From Luang Prabang we traveled south to the former rave-crazy town of Vang Vieng. Until 2012, Vang Vieng was known for its toxic party scene and a number of fatal accidents by tourists. However that all changed in 2012 when the unlicensed bars were closed and the city instead refocused on being a place for exercise and outdoor activities. There is still a party scene in Vang Vieng, but the crazy part seems mostly centered around Sakura bar (drink triple, see double, act single is the slogan. Go figure.) and tubing down the river, although that isn’t as crazy as it used to be a few years back (you could buy acid on the river bars apparently). There are also lots of not-so-crazy but excellent bars and restaurant by the riverside where you can relax after a day of mountain-biking, kayaking or exploring the countryside (I recommend the Mint Shake at ‘Otherside’!).
We spent half a day kayaking down the river and although July is the wet season in Laos, the river wasn’t crazy to navigate. I actually kinda wish it had been a bit wilder. It was a beautiful trip down the river though and a great place to marvel at the surrounding mountains.
We also rented mountain bikes and took off into the countryside. Around Vang Vieng there are a number of caves you can visit, although you need a guide to find some of them. We meet a local guide who guided us and even brought headlights which we’d stupidly forgot. The cave we went to had a giant Buddha in it as well as creepy spiders with laser eyes (I swear) and bats. I really recommend going to see the caves, but you might want to think it through if you’re suffering from claustrophobia. Going out on bikes we also found a place where we could climb to the top of one of the mountains. So cool!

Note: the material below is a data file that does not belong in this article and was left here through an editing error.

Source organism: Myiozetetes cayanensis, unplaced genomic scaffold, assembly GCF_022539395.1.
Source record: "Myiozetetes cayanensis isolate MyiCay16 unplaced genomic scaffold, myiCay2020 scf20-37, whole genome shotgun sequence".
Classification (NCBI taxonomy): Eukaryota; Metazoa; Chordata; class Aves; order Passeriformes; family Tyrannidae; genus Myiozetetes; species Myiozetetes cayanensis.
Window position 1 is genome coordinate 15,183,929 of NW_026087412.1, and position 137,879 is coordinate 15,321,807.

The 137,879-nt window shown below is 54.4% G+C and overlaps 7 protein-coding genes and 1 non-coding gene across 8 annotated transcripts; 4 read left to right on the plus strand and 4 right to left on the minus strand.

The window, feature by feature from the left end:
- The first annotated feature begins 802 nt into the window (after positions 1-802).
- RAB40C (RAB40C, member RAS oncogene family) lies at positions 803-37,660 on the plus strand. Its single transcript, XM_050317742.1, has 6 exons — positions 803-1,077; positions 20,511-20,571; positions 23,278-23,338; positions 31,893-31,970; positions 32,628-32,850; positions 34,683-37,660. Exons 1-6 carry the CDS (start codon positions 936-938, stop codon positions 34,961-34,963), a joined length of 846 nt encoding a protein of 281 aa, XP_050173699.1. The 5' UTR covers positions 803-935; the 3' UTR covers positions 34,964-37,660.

From Vang Vieng we found bought cheap minivan tickets to the capital of Laos, Vientiane. We’d heard from other backpackers that there really wasn’t much to see and do in Vientiane. The Lonely Planet book described the city as something like a french-colonial paradise, so when we got there I really felt it could go both ways. Turns out, we spent 1.5 day in Vientiane and in that time I feel like we squeezed everything possible out of the city. Mostly I found the city to be too crowded and with too much traffic to be truly delightful (Perhaps this feeling was further magnified by spending ten days in more relaxed settings in Vang Vieng and Luang Prabang). We spent our full day there wandering around the city to get a feel of it (the best way to see any city I would say). If you go, i’d really recommend checking out the COPE Visitor Center. During the Vietnam War, US planes made 566.000 bombings runs over Laos. Today, many of the unexploded ordinance (UXOs) are still active and unexploded. Because of this there are still many victims of bombs. COPE provides prosthetic limbs, mobility assistance and rehabilitation for Lao people who can’t afford it. Seriously go there!
Wrapping up, Laos is an amazing country that I’m so glad I’ve visited. The friendly people, beautiful nature and relaxed living has made it one of the best trips of my life. I hope to go back someday and explore more of this serene country.